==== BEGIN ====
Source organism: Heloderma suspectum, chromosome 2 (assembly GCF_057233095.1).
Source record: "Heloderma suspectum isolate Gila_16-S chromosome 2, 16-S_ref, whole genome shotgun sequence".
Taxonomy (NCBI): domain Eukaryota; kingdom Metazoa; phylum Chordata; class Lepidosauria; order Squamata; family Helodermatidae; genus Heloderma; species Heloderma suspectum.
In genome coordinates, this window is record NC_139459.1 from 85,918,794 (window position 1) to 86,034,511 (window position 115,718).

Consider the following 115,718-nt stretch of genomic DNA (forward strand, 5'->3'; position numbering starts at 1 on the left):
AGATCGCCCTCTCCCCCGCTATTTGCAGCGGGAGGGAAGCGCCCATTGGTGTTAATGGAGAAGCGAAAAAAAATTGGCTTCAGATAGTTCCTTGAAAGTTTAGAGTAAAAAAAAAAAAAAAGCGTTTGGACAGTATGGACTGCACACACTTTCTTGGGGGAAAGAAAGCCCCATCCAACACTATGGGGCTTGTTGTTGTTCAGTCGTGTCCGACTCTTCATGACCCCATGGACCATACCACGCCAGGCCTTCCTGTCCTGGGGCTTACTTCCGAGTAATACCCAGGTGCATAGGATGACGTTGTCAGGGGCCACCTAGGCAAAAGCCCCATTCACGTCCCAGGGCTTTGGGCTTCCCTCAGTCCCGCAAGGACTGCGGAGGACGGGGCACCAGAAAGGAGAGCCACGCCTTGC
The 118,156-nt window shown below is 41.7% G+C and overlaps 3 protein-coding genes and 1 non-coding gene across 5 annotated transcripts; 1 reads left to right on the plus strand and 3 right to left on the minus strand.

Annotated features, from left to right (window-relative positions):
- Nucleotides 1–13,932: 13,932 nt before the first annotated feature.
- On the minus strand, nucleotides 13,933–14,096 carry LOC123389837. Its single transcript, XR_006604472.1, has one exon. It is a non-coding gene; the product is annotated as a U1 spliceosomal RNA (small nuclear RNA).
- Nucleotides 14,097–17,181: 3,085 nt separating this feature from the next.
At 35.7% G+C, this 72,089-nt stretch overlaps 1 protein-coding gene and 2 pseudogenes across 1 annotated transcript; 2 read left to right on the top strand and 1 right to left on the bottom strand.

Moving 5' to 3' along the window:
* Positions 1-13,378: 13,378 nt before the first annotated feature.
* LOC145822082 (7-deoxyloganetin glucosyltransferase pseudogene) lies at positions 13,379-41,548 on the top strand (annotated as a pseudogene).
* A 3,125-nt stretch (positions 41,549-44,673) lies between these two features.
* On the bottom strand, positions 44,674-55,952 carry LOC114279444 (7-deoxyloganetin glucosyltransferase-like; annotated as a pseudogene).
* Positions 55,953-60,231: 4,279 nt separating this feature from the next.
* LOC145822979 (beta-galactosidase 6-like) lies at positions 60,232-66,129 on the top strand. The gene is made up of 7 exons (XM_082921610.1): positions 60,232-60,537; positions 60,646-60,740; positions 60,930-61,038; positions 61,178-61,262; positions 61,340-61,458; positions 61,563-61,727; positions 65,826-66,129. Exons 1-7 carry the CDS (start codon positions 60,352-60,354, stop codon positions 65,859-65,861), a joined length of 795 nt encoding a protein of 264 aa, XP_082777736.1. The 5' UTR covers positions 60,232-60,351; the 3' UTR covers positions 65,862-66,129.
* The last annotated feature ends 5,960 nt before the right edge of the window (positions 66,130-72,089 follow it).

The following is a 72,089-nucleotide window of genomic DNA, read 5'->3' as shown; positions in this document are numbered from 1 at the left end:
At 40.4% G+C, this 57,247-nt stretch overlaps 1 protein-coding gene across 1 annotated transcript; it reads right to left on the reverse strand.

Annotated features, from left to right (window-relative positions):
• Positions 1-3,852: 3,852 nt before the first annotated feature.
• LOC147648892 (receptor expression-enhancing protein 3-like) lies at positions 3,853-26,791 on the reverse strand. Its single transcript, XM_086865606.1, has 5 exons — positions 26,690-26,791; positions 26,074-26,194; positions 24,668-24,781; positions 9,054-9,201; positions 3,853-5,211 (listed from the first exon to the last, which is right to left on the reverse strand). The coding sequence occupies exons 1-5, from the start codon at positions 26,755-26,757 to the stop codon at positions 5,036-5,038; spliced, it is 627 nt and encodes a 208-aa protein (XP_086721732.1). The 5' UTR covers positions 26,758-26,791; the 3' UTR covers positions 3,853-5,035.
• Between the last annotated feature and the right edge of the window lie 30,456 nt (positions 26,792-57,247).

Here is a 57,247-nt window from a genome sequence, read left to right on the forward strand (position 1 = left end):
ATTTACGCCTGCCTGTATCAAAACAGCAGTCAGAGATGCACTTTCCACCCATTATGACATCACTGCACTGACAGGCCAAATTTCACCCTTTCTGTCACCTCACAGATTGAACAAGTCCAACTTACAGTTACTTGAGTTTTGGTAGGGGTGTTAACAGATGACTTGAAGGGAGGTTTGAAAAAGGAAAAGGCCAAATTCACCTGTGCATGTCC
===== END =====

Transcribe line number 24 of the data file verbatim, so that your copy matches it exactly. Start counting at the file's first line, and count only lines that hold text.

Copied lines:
• Positions 1-3,852: 3,852 nt before the first annotated feature.